"I told them as long as we continue to allow teams to make more free throws than we attempt, you're not going to win many close ballgames," Sadler said. "You have to get to the free-throw line. Good teams make more than the other team shoots.
"If you go back and look at the games this year that we've lost in conference, I would say most of those games would be where the opponent has made more than we've shot. That is the ballgame."
Huskers had all-around bad shooting night
As if there weren't enough reasons to point out why Nebraska came up short against Baylor, all of them seem to come down to one simple concept - making shots.
Along with shooting a dismal 31.6 percent from the field (18-of-57), including hitting just 7-of-25 shots in the second half, the Huskers shot just 4-of-21 (19 percent) from 3-point range.
Despite coming into the game shooting 39.4 percent from beyond the arc and being on pace to break the school record for season 3-point shooting percentage (38.9), the Huskers couldn't buy a perimeter bucket against the Bears. In the first half, NU made just 2-of-12 3-pointers.
"The thing that's frustrating is besides probably two of those shots, all the others were as open as you could ever ask," Sadler said. "Even the right guys were shooting them. I mean, some of them weren't even close. We had some of them hitting the backboard before it hit the rim. We go 4-for-21. Explain that."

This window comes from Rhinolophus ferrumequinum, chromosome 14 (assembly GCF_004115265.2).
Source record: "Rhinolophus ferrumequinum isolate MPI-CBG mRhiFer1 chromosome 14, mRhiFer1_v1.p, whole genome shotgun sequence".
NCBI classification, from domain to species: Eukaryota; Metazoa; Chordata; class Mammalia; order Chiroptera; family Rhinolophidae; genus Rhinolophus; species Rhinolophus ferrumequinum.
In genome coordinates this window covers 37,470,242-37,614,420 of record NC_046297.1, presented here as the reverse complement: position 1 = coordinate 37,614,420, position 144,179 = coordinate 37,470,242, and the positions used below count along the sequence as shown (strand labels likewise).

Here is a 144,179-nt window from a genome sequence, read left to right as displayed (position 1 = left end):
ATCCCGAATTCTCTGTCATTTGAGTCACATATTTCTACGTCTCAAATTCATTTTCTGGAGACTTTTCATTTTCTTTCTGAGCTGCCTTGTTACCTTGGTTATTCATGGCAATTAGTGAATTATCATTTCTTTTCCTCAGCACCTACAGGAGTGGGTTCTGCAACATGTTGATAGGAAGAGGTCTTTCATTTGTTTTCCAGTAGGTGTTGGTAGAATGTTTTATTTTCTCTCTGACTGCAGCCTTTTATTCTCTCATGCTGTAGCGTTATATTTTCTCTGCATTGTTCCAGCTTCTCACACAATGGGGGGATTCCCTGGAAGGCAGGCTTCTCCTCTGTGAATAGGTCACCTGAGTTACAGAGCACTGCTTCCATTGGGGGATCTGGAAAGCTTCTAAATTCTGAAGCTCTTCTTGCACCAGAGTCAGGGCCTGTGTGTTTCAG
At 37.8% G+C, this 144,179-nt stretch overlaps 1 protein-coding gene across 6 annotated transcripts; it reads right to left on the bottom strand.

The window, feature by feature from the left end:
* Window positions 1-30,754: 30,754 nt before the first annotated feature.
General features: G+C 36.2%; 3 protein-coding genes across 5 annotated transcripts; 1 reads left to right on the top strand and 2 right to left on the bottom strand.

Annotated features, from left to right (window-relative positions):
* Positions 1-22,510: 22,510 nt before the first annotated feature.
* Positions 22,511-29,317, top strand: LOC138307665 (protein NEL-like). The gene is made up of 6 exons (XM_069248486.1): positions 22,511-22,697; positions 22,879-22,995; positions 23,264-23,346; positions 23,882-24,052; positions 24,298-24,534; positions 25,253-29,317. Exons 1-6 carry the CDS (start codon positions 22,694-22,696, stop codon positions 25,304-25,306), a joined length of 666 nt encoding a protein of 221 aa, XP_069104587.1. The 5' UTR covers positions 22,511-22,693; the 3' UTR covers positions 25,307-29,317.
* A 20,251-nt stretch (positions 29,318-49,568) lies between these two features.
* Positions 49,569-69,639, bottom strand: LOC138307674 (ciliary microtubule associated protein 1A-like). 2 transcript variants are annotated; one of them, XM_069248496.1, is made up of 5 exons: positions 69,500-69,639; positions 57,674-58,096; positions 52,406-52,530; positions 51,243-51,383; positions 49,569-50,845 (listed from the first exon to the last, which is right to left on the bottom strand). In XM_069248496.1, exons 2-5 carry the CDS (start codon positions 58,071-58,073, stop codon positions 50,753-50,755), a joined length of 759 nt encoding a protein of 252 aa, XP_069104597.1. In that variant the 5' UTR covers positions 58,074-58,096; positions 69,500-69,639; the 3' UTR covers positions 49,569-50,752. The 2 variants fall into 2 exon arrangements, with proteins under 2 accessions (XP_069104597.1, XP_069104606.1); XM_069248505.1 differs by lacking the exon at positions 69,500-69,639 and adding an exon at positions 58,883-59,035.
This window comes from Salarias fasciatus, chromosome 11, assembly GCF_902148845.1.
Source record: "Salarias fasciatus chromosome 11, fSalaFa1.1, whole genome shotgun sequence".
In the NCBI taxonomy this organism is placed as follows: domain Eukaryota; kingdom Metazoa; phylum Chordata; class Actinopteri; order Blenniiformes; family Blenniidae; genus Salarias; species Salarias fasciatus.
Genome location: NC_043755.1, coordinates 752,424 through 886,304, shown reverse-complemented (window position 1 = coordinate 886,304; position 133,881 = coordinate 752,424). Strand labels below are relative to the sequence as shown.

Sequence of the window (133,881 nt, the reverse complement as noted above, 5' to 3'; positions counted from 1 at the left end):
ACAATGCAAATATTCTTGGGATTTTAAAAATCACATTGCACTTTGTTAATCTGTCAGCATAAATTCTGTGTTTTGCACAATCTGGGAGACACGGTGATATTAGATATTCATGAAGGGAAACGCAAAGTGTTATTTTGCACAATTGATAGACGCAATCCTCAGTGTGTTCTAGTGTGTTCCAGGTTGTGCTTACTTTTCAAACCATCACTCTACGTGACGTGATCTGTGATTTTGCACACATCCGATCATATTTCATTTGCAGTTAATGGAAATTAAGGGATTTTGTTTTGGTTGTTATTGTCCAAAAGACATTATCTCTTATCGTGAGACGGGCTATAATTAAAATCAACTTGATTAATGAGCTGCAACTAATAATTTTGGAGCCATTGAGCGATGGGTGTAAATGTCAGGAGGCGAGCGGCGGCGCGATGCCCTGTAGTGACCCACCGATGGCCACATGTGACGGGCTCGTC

The poor 3-point shooting was especially costly because Nebraska struggled to score any other way all night against the Bears' stingy zone defense.
"You play a team like that, you've got to be able to shoot better than 20 percent from the 3-point line," Sadler said.
What also could use some explanation was the fact that senior leaders Ryan Anderson and Henry combined for zero points on 0-of-5 shooting in a game that came down to the final possession.
The scoreless efforts marked the first time both Henry and Anderson were held without a point in the same game since January 2009.
"I think if you look at the success of a team in whatever sport it is, your seniors that are playing need to be playing the best basketball of their careers," Sadler said. "I think for a while (Anderson and Henry) were doing that. It just so happens that last night they didn't. We just needed one basket from them. It wasn't because they weren't giving the effort, but yeah, it's disappointing, probably more so for them than me."
Sadler clears up incident with Baylor's Dunn
Those who watched the Baylor game on T.V. may have been left wondering what exactly was going on when the cameras showed BU guard LaceDarius Dunn seemingly exchanging words with Sadler as the teams left the court at the end of the first half.
On Thursday, Sadler cleared things up, saying there was nothing to the incident and that he didn't even know what was going on when Dunn started saying things to NU junior forward Quincy Hankins-Cole.
"He and Quincy had run into each other, and LaceDarius said something to him and I turned around and said, 'What happened?'" Sadler said. "It wasn't anything. He wasn't being disrespectful. What I was upset about was we didn't close out again and they almost got an easy basket. I was walking off, and next thing I know I saw LaceDarius turn around and say something to Quincy.
"I said, 'What happened back there.' It was just him and Quincy bumping into each other, I guess. I saw it on tape today, and to be honest with you - it looked like they bumped into each other, but it didn't look like anything. It looked like they were just running bay each other."